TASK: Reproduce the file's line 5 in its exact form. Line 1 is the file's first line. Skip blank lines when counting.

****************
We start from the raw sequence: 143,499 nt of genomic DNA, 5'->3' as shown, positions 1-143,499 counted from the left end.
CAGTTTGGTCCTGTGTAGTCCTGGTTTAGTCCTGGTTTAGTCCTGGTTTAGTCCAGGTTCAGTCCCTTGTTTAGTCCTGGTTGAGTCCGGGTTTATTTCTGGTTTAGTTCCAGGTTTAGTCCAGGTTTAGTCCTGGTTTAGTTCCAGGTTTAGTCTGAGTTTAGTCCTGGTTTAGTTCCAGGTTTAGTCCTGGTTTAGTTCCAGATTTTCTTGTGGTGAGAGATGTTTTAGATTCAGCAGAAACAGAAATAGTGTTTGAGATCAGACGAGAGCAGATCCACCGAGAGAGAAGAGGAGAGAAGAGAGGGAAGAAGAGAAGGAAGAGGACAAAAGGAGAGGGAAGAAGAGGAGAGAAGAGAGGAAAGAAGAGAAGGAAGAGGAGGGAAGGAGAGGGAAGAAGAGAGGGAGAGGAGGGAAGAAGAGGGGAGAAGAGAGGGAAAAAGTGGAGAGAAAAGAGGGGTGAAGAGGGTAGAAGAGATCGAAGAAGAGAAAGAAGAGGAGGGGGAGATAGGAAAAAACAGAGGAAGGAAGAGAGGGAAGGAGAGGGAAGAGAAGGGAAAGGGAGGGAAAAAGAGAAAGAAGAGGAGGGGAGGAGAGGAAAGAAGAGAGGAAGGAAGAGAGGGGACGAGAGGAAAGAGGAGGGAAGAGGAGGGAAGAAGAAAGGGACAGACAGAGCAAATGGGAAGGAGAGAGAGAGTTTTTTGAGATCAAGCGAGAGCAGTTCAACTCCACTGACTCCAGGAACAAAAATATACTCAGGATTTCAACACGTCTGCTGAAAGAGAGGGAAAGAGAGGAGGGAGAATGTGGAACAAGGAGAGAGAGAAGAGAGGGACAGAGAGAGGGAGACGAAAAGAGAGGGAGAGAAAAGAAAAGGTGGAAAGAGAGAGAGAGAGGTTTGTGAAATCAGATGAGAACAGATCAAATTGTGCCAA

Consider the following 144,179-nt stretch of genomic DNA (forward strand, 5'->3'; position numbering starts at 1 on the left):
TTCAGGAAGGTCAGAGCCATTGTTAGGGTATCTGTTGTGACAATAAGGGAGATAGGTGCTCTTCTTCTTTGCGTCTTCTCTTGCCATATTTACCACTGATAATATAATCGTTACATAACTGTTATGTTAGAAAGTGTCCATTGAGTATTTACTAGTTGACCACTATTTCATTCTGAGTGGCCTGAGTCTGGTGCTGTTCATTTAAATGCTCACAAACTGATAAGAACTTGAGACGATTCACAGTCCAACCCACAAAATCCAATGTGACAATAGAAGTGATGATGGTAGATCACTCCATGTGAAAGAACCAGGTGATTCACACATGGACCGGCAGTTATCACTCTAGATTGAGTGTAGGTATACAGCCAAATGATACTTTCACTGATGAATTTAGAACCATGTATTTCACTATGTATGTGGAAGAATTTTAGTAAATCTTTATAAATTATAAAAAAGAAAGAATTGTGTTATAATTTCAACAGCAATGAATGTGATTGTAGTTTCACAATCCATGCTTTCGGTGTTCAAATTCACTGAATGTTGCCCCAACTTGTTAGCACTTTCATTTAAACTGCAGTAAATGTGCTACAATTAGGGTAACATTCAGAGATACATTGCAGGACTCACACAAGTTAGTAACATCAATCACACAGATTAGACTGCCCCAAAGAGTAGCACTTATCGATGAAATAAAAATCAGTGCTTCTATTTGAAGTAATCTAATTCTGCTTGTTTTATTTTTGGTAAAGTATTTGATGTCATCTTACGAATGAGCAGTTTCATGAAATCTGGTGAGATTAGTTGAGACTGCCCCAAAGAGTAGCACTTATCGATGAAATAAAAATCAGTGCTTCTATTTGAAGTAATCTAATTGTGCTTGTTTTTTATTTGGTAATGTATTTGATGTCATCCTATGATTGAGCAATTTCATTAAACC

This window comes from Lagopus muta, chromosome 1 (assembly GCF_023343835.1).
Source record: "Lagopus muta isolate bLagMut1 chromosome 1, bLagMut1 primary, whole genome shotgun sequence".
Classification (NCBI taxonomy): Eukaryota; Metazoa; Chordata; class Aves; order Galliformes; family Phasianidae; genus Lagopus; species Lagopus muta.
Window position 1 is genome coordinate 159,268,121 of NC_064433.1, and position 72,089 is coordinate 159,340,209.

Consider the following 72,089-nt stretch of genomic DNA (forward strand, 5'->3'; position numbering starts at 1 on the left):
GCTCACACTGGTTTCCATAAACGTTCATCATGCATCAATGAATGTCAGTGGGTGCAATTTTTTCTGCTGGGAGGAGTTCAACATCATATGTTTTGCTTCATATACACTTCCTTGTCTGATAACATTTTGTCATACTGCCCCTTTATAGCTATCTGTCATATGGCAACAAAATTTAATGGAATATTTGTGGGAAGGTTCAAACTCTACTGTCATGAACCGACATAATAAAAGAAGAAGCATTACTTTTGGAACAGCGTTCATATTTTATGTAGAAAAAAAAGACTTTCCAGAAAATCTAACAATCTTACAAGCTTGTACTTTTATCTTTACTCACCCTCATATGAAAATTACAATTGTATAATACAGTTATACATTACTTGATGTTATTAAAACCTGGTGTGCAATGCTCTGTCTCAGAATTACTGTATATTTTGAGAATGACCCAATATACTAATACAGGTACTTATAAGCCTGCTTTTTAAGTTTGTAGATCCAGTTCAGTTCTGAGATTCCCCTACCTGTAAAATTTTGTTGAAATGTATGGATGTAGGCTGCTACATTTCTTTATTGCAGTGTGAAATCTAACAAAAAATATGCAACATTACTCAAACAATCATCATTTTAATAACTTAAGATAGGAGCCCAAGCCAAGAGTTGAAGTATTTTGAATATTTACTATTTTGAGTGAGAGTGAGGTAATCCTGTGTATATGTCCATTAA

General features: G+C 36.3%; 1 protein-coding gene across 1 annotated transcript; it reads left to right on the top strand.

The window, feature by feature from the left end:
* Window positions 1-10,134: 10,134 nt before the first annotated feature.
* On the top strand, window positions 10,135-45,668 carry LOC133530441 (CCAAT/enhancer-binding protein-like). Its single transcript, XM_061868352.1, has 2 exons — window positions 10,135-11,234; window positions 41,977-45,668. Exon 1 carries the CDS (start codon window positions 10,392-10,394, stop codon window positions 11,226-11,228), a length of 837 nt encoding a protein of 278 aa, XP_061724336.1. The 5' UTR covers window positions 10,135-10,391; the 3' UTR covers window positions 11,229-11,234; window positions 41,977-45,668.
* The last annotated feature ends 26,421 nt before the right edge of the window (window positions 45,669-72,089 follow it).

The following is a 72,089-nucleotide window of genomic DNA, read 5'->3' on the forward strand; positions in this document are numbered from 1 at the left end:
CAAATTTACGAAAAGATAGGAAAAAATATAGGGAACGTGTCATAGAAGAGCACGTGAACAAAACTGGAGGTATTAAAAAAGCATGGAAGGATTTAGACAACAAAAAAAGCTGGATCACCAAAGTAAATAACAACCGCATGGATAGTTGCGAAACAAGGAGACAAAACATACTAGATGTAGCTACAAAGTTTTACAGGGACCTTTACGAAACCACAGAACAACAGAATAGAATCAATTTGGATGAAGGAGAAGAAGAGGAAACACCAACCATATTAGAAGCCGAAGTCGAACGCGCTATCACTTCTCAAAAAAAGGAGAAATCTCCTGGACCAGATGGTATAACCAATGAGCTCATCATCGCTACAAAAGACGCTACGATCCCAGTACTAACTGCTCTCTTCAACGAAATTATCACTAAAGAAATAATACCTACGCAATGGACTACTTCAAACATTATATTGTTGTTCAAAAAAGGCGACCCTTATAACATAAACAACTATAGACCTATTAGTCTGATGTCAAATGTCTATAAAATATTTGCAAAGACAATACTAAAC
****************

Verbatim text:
This window comes from Lagopus muta, chromosome 1 (assembly GCF_023343835.1).